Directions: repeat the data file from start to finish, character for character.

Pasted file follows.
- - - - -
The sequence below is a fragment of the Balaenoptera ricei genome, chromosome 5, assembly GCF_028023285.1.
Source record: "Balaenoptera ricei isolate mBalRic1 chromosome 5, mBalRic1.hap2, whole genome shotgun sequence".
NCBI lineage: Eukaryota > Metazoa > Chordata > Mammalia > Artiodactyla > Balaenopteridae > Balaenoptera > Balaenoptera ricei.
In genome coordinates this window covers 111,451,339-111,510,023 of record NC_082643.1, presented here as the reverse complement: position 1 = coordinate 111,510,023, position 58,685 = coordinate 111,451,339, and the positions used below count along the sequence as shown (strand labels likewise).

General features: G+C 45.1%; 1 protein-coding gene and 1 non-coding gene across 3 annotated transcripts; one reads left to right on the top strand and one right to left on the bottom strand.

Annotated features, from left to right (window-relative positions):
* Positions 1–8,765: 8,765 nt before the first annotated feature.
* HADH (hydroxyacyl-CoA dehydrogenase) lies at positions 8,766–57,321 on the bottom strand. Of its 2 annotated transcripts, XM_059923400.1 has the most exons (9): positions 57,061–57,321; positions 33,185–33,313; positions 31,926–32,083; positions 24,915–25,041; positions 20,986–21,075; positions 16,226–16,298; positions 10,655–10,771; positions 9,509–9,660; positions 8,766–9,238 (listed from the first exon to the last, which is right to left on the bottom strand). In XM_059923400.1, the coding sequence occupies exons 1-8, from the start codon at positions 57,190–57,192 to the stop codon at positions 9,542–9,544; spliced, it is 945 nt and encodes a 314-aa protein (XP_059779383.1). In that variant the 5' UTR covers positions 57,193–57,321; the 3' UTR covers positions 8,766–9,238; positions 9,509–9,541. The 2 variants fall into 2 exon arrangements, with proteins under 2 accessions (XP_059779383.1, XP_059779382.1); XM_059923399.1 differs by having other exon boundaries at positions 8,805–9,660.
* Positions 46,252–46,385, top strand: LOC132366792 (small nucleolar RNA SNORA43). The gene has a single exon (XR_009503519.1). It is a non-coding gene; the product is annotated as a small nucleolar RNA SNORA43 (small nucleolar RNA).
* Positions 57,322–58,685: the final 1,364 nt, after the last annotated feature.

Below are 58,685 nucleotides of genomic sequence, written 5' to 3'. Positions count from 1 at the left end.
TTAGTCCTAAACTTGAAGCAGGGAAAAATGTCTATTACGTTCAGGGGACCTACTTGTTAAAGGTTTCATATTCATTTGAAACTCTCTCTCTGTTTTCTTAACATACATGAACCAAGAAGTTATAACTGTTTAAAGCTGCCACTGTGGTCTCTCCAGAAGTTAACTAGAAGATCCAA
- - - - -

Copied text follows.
The sequence below is a fragment of the Balaenoptera ricei genome, chromosome 5, assembly GCF_028023285.1.
Source record: "Balaenoptera ricei isolate mBalRic1 chromosome 5, mBalRic1.hap2, whole genome shotgun sequence".
NCBI lineage: Eukaryota > Metazoa > Chordata > Mammalia > Artiodactyla > Balaenopteridae > Balaenoptera > Balaenoptera ricei.
In genome coordinates this window covers 111,451,339-111,510,023 of record NC_082643.1, presented here as the reverse complement: position 1 = coordinate 111,510,023, position 58,685 = coordinate 111,451,339, and the positions used below count along the sequence as shown (strand labels likewise).

General features: G+C 45.1%; 1 protein-coding gene and 1 non-coding gene across 3 annotated transcripts; one reads left to right on the top strand and one right to left on the bottom strand.

Annotated features, from left to right (window-relative positions):
* Positions 1–8,765: 8,765 nt before the first annotated feature.
* HADH (hydroxyacyl-CoA dehydrogenase) lies at positions 8,766–57,321 on the bottom strand. Of its 2 annotated transcripts, XM_059923400.1 has the most exons (9): positions 57,061–57,321; positions 33,185–33,313; positions 31,926–32,083; positions 24,915–25,041; positions 20,986–21,075; positions 16,226–16,298; positions 10,655–10,771; positions 9,509–9,660; positions 8,766–9,238 (listed from the first exon to the last, which is right to left on the bottom strand). In XM_059923400.1, the coding sequence occupies exons 1-8, from the start codon at positions 57,190–57,192 to the stop codon at positions 9,542–9,544; spliced, it is 945 nt and encodes a 314-aa protein (XP_059779383.1). In that variant the 5' UTR covers positions 57,193–57,321; the 3' UTR covers positions 8,766–9,238; positions 9,509–9,541. The 2 variants fall into 2 exon arrangements, with proteins under 2 accessions (XP_059779383.1, XP_059779382.1); XM_059923399.1 differs by having other exon boundaries at positions 8,805–9,660.
* Positions 46,252–46,385, top strand: LOC132366792 (small nucleolar RNA SNORA43). The gene has a single exon (XR_009503519.1). It is a non-coding gene; the product is annotated as a small nucleolar RNA SNORA43 (small nucleolar RNA).
* Positions 57,322–58,685: the final 1,364 nt, after the last annotated feature.

Below are 58,685 nucleotides of genomic sequence, written 5' to 3'. Positions count from 1 at the left end.
TTAGTCCTAAACTTGAAGCAGGGAAAAATGTCTATTACGTTCAGGGGACCTACTTGTTAAAGGTTTCATATTCATTTGAAACTCTCTCTCTGTTTTCTTAACATACATGAACCAAGAAGTTATAACTGTTTAAAGCTGCCACTGTGGTCTCTCCAGAAGTTAACTAGAAGATCCAA